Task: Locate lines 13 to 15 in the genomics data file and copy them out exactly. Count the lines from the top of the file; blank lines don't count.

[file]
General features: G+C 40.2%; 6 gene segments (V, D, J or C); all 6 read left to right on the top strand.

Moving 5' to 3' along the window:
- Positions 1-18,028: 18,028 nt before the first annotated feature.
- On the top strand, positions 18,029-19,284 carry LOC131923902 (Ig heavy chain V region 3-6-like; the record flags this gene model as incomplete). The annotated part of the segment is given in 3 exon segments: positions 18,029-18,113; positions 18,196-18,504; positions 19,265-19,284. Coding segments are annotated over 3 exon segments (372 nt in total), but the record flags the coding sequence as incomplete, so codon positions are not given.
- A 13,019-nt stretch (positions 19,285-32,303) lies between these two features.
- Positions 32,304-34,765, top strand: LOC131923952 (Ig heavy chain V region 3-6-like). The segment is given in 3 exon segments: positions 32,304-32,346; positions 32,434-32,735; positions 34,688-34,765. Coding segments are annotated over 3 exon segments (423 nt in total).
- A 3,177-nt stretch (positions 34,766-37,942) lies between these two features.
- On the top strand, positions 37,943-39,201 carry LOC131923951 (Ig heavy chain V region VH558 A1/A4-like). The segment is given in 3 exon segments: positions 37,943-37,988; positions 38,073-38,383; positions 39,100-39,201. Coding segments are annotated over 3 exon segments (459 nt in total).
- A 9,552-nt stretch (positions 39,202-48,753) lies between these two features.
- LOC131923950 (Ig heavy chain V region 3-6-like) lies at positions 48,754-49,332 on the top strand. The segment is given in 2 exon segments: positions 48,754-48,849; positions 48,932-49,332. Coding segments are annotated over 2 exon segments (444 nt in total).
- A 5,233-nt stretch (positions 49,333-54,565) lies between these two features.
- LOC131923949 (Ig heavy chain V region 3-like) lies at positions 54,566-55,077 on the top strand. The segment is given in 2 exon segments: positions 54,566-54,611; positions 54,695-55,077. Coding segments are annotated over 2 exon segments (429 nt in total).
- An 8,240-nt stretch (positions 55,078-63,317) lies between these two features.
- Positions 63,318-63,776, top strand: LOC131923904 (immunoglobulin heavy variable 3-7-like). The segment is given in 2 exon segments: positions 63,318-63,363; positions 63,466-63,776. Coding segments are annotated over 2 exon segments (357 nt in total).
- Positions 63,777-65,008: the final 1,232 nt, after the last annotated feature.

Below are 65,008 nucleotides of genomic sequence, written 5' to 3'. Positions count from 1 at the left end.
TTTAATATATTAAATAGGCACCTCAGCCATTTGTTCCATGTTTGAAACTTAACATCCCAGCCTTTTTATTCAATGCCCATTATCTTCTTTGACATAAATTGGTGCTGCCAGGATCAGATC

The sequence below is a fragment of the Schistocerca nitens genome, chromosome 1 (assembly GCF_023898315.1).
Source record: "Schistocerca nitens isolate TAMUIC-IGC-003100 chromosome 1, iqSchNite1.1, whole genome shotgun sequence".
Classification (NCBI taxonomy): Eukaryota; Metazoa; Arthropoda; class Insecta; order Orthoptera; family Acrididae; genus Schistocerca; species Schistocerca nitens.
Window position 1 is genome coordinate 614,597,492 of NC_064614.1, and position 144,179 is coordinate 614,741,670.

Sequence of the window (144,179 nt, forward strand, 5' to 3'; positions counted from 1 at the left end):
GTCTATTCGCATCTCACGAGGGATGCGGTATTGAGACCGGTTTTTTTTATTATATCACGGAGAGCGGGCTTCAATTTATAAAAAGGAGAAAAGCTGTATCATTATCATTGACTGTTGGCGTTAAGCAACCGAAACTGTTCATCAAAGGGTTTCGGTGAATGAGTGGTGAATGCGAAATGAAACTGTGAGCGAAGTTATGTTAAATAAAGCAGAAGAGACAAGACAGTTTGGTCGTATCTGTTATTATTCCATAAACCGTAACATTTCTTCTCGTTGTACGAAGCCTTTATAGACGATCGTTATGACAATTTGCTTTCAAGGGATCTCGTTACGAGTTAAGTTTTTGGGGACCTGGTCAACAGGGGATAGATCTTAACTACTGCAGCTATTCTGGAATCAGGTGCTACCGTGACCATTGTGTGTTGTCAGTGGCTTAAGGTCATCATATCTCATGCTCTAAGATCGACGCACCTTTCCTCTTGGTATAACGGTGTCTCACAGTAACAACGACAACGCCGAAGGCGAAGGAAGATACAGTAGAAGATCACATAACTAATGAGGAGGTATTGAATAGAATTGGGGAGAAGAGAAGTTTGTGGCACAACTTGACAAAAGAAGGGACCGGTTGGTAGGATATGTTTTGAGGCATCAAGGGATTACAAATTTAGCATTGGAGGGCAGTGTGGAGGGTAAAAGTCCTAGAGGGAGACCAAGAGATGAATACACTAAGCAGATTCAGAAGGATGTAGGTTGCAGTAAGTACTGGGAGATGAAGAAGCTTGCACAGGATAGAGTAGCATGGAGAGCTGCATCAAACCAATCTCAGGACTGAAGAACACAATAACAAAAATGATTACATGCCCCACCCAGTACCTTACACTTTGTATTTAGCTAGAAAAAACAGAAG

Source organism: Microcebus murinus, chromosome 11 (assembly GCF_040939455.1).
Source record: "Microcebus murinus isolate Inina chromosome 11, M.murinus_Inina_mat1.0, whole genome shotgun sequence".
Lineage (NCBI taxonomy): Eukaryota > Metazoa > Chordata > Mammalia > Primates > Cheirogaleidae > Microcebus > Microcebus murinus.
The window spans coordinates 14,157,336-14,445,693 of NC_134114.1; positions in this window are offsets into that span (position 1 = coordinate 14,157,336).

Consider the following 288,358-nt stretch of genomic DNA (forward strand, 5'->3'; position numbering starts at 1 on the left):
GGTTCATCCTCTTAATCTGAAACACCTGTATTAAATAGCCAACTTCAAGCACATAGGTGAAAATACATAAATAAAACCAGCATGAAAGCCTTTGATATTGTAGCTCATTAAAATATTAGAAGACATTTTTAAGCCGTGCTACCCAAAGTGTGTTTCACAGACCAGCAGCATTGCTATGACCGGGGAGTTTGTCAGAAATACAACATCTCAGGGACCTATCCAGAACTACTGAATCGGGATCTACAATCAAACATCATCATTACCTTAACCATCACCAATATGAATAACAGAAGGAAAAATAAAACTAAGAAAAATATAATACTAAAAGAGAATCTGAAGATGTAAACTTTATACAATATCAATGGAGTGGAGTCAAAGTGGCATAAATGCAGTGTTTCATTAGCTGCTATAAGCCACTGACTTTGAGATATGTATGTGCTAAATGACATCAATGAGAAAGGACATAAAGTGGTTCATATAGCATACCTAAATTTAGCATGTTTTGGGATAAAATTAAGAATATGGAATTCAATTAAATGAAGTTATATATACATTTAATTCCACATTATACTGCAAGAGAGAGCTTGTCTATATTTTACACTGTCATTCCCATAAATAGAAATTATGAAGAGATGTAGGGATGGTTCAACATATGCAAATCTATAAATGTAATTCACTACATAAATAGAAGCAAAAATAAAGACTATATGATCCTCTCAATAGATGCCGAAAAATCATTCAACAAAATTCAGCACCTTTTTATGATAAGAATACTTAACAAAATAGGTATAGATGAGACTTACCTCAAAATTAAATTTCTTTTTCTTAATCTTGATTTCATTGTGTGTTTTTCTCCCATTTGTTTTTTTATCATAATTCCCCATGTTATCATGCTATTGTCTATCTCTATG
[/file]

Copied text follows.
- An 8,240-nt stretch (positions 55,078-63,317) lies between these two features.
- Positions 63,318-63,776, top strand: LOC131923904 (immunoglobulin heavy variable 3-7-like). The segment is given in 2 exon segments: positions 63,318-63,363; positions 63,466-63,776. Coding segments are annotated over 2 exon segments (357 nt in total).
- Positions 63,777-65,008: the final 1,232 nt, after the last annotated feature.